This method of representing numbers, which utilized the same set of characters used to spell words, had the consequence that every word in Greek also had a numerical value. Thus from a very early point in Greek recorded history, highly literate and esoterically minded individuals began to create tables of correspondences of words with the same numerical value, drawing perhaps on the early Pythagorean tradition of number mysticism. This would produce juxtapositions of words with often quite diverse meanings, but these word-connections were understood to have occult or revelatory significance. From a modern standpoint, this can be seen as an early method of establishing a network of concepts based on number, an idea that resonates well with an “Age of Information” in which the database, the hyperlink, and worldwide communication systems have become second nature.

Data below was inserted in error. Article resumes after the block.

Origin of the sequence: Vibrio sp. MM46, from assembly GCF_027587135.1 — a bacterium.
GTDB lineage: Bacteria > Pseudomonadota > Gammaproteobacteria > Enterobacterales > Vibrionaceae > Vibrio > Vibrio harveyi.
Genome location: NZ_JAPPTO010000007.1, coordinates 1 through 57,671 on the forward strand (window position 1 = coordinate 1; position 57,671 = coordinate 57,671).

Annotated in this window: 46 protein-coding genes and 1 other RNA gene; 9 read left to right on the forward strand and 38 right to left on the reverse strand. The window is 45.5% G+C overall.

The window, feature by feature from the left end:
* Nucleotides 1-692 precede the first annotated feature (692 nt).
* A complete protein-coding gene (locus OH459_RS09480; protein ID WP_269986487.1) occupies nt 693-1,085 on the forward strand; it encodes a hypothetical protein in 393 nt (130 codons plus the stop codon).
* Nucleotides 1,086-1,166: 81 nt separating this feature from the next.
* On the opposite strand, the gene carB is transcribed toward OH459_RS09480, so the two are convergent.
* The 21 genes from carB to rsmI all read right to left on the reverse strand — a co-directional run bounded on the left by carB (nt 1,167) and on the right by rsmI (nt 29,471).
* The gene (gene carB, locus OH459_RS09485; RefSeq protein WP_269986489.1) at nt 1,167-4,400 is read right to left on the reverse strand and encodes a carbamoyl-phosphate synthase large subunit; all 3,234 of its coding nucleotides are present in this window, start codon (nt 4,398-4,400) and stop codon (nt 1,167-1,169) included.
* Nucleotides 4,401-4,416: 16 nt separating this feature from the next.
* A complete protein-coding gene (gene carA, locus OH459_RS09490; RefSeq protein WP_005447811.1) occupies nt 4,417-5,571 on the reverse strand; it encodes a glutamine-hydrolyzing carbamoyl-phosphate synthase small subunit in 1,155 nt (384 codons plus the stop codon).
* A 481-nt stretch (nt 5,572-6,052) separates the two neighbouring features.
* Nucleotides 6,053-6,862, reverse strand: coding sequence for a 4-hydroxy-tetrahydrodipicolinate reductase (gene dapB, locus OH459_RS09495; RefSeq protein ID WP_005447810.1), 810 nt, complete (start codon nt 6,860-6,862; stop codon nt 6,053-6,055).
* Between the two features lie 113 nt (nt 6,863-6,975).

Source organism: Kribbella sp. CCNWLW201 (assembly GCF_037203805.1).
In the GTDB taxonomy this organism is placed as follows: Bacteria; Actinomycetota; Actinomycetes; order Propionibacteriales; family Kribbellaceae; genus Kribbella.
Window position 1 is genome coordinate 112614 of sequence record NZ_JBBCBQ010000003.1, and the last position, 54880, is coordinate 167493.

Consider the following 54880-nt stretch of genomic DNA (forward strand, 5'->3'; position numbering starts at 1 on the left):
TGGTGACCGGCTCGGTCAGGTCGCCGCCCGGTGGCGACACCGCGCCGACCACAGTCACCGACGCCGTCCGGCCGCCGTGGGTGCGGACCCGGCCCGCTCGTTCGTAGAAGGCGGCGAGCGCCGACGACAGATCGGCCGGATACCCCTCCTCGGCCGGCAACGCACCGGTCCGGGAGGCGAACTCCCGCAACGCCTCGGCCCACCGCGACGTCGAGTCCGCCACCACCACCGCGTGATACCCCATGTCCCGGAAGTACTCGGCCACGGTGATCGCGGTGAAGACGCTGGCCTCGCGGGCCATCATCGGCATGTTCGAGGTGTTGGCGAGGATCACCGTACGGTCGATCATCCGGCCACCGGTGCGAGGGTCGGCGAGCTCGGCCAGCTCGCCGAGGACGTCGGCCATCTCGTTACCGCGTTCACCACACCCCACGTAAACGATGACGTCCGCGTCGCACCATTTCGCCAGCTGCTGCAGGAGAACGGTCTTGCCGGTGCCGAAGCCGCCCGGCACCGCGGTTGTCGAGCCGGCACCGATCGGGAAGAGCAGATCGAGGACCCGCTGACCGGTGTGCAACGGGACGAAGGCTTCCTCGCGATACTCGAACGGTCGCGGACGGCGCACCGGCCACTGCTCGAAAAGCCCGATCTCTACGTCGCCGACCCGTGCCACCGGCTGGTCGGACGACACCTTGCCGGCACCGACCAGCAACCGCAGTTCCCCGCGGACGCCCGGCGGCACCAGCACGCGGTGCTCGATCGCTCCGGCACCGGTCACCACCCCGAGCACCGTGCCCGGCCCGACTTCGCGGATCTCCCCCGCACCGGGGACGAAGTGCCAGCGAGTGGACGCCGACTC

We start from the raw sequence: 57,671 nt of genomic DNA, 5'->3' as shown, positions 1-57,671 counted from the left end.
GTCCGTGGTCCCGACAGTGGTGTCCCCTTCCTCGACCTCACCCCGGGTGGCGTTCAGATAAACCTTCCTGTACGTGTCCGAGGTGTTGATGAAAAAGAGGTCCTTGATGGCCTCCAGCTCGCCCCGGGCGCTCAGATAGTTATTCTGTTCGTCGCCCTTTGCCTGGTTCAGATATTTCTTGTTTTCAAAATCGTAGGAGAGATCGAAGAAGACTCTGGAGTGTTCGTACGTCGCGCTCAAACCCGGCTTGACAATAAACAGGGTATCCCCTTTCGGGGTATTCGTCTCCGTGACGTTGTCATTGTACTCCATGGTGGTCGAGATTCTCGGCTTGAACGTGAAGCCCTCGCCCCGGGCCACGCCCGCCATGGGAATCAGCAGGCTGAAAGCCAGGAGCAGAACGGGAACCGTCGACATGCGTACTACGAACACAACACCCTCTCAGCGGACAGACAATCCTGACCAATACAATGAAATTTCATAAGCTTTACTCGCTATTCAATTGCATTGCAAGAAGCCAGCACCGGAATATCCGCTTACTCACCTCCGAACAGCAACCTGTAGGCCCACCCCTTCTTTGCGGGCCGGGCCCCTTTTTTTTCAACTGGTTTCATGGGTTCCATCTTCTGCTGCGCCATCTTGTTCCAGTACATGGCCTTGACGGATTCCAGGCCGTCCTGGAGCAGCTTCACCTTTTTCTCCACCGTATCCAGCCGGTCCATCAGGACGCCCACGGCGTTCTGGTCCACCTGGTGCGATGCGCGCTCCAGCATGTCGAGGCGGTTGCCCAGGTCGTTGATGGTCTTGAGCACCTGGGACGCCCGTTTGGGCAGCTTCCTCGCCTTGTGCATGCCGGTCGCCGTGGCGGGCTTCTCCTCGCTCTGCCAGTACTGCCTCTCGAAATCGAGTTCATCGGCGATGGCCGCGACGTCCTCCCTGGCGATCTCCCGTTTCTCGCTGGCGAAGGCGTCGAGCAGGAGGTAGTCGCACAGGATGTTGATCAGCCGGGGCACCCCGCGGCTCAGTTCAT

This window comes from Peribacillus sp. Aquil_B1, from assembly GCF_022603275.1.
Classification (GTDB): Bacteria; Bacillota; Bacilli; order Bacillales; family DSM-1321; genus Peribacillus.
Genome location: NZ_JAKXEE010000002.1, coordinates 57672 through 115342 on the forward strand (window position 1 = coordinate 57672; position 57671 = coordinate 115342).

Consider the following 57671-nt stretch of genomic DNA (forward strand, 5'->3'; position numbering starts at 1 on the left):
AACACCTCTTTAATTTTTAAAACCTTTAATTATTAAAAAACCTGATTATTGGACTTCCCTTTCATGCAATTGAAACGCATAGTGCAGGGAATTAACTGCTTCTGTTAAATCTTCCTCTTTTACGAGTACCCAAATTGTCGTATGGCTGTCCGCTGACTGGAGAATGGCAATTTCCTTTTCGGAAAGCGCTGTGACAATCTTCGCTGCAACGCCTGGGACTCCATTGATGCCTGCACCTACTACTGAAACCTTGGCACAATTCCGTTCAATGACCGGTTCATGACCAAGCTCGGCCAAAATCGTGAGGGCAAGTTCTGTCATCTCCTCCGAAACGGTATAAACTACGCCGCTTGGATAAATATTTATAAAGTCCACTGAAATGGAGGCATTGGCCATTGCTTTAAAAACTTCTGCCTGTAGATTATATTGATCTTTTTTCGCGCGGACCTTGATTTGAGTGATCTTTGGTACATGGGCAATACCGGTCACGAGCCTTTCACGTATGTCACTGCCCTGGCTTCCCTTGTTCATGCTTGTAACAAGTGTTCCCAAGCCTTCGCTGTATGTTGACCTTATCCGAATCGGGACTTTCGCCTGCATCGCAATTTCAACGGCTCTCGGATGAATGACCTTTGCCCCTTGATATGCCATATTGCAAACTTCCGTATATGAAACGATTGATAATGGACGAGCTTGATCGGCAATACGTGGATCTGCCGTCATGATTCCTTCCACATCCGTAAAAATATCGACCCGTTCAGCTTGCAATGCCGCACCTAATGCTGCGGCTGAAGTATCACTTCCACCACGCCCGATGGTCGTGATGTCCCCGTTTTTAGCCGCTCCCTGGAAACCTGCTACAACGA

As an example of applied isopsephy, the second-century expert in dream divination, Artemidorus, wrote that nonsensical strings of letters occurring in dreams must be interpreted “by thinking of other words that are of equal numerical value, so as to make the meaning clearer.” Later in his same text on the interpretation of dreams, he discusses a more specific example of such reasoning: “A weasel signifies… a lawsuit. For the word dikē (lawsuit) is equal in numerical value to the word galē (weasel).” Both of these Greek words equal 42, and thus the weasel becomes a symbol, concealed within a dream object, of a lawsuit.